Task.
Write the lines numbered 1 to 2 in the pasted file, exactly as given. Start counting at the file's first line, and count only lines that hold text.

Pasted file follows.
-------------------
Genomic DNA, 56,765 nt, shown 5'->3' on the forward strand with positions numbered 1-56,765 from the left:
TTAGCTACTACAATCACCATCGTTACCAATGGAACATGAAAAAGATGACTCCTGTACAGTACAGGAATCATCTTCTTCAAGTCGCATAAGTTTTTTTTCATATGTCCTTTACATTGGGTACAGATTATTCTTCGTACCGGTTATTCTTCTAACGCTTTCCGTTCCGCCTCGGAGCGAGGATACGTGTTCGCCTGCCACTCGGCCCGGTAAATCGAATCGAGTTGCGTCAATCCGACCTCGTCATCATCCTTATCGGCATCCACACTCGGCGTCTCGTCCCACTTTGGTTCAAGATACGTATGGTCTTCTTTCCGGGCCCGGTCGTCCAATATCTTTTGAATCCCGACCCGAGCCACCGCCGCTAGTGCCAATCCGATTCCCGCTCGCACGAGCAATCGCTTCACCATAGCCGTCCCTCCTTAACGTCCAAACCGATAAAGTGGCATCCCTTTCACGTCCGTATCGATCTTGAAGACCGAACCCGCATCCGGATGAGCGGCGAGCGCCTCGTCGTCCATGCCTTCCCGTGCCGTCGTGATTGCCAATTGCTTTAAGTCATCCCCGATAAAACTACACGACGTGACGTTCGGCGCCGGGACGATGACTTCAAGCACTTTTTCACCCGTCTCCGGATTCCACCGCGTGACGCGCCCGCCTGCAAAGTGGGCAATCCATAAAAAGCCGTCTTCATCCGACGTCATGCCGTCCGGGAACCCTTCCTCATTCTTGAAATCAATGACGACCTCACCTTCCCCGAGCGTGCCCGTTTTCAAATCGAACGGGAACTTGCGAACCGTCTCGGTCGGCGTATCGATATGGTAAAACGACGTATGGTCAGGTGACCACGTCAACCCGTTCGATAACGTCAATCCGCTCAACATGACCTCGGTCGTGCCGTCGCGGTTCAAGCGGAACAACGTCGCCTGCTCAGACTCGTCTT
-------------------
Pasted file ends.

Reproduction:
Genomic DNA, 56,765 nt, shown 5'->3' on the forward strand with positions numbered 1-56,765 from the left:
TTAGCTACTACAATCACCATCGTTACCAATGGAACATGAAAAAGATGACTCCTGTACAGTACAGGAATCATCTTCTTCAAGTCGCATAAGTTTTTTTTCATATGTCCTTTACATTGGGTACAGATTATTCTTCGTACCGGTTATTCTTCTAACGCTTTCCGTTCCGCCTCGGAGCGAGGATACGTGTTCGCCTGCCACTCGGCCCGGTAAATCGAATCGAGTTGCGTCAATCCGACCTCGTCATCATCCTTATCGGCATCCACACTCGGCGTCTCGTCCCACTTTGGTTCAAGATACGTATGGTCTTCTTTCCGGGCCCGGTCGTCCAATATCTTTTGAATCCCGACCCGAGCCACCGCCGCTAGTGCCAATCCGATTCCCGCTCGCACGAGCAATCGCTTCACCATAGCCGTCCCTCCTTAACGTCCAAACCGATAAAGTGGCATCCCTTTCACGTCCGTATCGATCTTGAAGACCGAACCCGCATCCGGATGAGCGGCGAGCGCCTCGTCGTCCATGCCTTCCCGTGCCGTCGTGATTGCCAATTGCTTTAAGTCATCCCCGATAAAACTACACGACGTGACGTTCGGCGCCGGGACGATGACTTCAAGCACTTTTTCACCCGTCTCCGGATTCCACCGCGTGACGCGCCCGCCTGCAAAGTGGGCAATCCATAAAAAGCCGTCTTCATCCGACGTCATGCCGTCCGGGAACCCTTCCTCATTCTTGAAATCAATGACGACCTCACCTTCCCCGAGCGTGCCCGTTTTCAAATCGAACGGGAACTTGCGAACCGTCTCGGTCGGCGTATCGATATGGTAAAACGACGTATGGTCAGGTGACCACGTCAACCCGTTCGATAACGTCAATCCGCTCAACATGACCTCGGTCGTGCCGTCGCGGTTCAAGCGGAACAACGTCGCCTGCTCAGACTCGTCTT